In another embodiment of the invention, a mobile user device discovers one or more candidates to serve as a roaming coordinator for a transition of the mobile user device from a first wireless access point to a second wireless access point. One or more discovery requests are transmitted across one or more wireless networks, each discovery request requesting candidates to serve as a roaming coordinator.

In another embodiment of the invention, a system is provided for a mobile user device to discover one or more candidates to serve as a roaming coordinator for a transition of the mobile user device from a first wireless access point to a second wireless access point. The system includes a discovery module to transmit one or more discovery requests across one or more wireless networks, each discovery request requesting candidates to serve as a roaming coordinator.

In yet another embodiment of the invention, computer program product is provided, which includes a computer-readable medium and computer-readable signals stored on the computer-readable medium. The computer-readable signals define instructions that, as a result of being executed by a computer, control the computer to perform a method of a mobile user device discovering one or more candidates to serve as a roaming coordinator for a transition of the mobile user device from a first wireless access point to a second wireless access point. The method includes an act of transmitting one or more discovery requests across one or more wireless networks, each discovery request requesting candidates to serve as a roaming coordinator.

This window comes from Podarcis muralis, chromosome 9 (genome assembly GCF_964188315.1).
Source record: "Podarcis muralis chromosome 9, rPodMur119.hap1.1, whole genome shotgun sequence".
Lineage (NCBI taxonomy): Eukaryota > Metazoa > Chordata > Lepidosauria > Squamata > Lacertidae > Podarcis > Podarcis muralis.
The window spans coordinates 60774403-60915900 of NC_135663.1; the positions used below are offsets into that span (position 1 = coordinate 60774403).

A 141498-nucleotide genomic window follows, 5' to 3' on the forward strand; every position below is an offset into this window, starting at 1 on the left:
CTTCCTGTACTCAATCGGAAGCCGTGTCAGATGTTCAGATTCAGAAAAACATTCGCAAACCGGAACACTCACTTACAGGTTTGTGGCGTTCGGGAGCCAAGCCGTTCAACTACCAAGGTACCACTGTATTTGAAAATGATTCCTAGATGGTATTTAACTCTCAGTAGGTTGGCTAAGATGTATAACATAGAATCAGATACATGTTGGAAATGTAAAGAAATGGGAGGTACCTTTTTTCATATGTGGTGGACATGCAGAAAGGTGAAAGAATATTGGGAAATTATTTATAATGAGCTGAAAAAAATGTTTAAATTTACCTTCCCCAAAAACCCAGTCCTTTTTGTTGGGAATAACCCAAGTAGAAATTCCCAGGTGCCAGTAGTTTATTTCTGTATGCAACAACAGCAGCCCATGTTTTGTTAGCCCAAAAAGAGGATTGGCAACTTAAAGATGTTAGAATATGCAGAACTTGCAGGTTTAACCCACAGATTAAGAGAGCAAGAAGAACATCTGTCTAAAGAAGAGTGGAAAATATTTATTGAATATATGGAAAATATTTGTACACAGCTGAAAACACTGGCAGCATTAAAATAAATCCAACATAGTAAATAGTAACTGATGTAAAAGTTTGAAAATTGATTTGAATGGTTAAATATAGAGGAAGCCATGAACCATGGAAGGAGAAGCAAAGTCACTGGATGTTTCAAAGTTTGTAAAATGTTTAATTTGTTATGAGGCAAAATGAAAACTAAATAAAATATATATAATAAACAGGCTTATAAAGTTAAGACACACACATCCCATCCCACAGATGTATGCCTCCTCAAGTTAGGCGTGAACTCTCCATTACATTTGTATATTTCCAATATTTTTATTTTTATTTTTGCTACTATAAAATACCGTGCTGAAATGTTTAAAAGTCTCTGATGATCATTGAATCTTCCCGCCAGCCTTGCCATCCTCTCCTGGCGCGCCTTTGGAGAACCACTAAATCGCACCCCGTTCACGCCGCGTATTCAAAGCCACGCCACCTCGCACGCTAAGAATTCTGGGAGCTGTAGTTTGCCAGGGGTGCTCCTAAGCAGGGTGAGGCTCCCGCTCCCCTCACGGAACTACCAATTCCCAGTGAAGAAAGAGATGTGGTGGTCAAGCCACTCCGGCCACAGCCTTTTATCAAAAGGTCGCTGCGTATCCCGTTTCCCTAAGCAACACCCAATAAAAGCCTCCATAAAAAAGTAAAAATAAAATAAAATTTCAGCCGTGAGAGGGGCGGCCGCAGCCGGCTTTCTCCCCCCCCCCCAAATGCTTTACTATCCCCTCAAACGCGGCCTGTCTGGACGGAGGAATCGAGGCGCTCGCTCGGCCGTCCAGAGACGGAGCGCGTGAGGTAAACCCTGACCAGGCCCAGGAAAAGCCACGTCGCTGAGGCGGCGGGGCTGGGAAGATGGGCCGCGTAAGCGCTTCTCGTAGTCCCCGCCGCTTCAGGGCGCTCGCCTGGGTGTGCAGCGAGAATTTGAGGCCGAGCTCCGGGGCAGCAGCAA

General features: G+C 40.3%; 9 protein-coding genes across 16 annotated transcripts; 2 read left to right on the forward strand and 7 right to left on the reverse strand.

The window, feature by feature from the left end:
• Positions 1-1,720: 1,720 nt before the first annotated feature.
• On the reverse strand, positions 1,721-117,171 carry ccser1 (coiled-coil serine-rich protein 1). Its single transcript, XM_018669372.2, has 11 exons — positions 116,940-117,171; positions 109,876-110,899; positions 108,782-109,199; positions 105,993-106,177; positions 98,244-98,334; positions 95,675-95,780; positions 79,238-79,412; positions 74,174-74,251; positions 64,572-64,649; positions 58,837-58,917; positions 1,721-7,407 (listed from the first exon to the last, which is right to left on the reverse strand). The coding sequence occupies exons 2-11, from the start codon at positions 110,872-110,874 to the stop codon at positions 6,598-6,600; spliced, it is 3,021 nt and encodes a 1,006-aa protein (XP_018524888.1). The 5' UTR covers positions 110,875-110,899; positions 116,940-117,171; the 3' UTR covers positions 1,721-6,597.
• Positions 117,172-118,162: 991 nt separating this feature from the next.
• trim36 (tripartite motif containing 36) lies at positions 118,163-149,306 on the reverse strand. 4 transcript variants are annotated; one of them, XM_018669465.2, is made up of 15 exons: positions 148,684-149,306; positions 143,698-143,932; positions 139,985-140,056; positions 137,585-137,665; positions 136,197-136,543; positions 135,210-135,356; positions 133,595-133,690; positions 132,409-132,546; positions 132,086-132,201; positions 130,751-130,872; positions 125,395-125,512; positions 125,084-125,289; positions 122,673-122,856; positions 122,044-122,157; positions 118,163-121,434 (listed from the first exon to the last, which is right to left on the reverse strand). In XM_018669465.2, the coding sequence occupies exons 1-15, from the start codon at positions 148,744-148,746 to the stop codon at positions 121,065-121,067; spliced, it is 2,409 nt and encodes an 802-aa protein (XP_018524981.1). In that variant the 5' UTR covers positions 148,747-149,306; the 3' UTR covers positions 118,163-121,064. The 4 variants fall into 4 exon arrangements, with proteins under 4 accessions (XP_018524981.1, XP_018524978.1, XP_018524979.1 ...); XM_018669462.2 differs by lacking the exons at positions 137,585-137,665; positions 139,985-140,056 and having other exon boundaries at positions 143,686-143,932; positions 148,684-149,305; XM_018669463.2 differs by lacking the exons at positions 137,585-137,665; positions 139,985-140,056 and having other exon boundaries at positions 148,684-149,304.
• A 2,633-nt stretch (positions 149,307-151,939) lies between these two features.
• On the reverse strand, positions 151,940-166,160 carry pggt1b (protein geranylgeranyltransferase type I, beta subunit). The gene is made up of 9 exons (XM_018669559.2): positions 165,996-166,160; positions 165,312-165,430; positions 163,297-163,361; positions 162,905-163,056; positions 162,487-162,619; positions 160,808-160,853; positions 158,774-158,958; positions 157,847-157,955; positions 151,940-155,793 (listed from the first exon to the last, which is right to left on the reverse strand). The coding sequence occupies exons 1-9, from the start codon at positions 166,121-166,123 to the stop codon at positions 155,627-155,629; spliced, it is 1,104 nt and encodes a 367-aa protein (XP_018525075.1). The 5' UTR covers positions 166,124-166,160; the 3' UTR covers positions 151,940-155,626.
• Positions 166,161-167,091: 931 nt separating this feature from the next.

In another embodiment of the invention, a client-to-client connection between a roaming mobile user device and a second mobile user device is established, which will serve as a roaming coordinator to coordinate an exchange of data between the roaming mobile user device and a first wireless access point. The second mobile user device is selected from a candidate list listing one or more mobile user devices that are candidates to serve as the roaming coordinator.